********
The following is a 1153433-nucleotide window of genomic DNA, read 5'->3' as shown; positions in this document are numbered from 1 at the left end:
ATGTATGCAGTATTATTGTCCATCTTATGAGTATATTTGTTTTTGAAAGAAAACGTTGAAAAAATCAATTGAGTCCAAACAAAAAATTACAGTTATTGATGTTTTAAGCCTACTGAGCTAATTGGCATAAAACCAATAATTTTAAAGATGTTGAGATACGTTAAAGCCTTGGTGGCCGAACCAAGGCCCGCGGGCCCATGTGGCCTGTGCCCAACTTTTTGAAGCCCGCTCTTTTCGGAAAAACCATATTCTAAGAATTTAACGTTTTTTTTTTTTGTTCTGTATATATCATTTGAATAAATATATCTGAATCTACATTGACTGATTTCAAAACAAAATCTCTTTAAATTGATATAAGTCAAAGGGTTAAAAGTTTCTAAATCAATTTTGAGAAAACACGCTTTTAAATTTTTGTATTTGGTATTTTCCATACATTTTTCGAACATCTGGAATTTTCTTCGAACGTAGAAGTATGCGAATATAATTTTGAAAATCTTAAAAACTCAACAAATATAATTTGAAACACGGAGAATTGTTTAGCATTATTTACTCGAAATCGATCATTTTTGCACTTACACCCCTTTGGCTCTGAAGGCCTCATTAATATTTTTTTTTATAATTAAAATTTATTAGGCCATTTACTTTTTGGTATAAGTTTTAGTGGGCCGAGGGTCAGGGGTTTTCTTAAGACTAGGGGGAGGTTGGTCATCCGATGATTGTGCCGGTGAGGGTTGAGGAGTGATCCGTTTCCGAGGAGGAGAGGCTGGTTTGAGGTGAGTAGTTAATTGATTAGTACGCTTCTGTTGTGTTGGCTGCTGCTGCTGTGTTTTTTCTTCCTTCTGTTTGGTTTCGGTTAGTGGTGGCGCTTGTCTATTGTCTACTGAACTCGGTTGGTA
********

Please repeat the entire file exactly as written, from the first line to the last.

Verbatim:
The following is a 1153433-nucleotide window of genomic DNA, read 5'->3' as shown; positions in this document are numbered from 1 at the left end:
ATGTATGCAGTATTATTGTCCATCTTATGAGTATATTTGTTTTTGAAAGAAAACGTTGAAAAAATCAATTGAGTCCAAACAAAAAATTACAGTTATTGATGTTTTAAGCCTACTGAGCTAATTGGCATAAAACCAATAATTTTAAAGATGTTGAGATACGTTAAAGCCTTGGTGGCCGAACCAAGGCCCGCGGGCCCATGTGGCCTGTGCCCAACTTTTTGAAGCCCGCTCTTTTCGGAAAAACCATATTCTAAGAATTTAACGTTTTTTTTTTTTGTTCTGTATATATCATTTGAATAAATATATCTGAATCTACATTGACTGATTTCAAAACAAAATCTCTTTAAATTGATATAAGTCAAAGGGTTAAAAGTTTCTAAATCAATTTTGAGAAAACACGCTTTTAAATTTTTGTATTTGGTATTTTCCATACATTTTTCGAACATCTGGAATTTTCTTCGAACGTAGAAGTATGCGAATATAATTTTGAAAATCTTAAAAACTCAACAAATATAATTTGAAACACGGAGAATTGTTTAGCATTATTTACTCGAAATCGATCATTTTTGCACTTACACCCCTTTGGCTCTGAAGGCCTCATTAATATTTTTTTTTATAATTAAAATTTATTAGGCCATTTACTTTTTGGTATAAGTTTTAGTGGGCCGAGGGTCAGGGGTTTTCTTAAGACTAGGGGGAGGTTGGTCATCCGATGATTGTGCCGGTGAGGGTTGAGGAGTGATCCGTTTCCGAGGAGGAGAGGCTGGTTTGAGGTGAGTAGTTAATTGATTAGTACGCTTCTGTTGTGTTGGCTGCTGCTGCTGTGTTTTTTCTTCCTTCTGTTTGGTTTCGGTTAGTGGTGGCGCTTGTCTATTGTCTACTGAACTCGGTTGGTA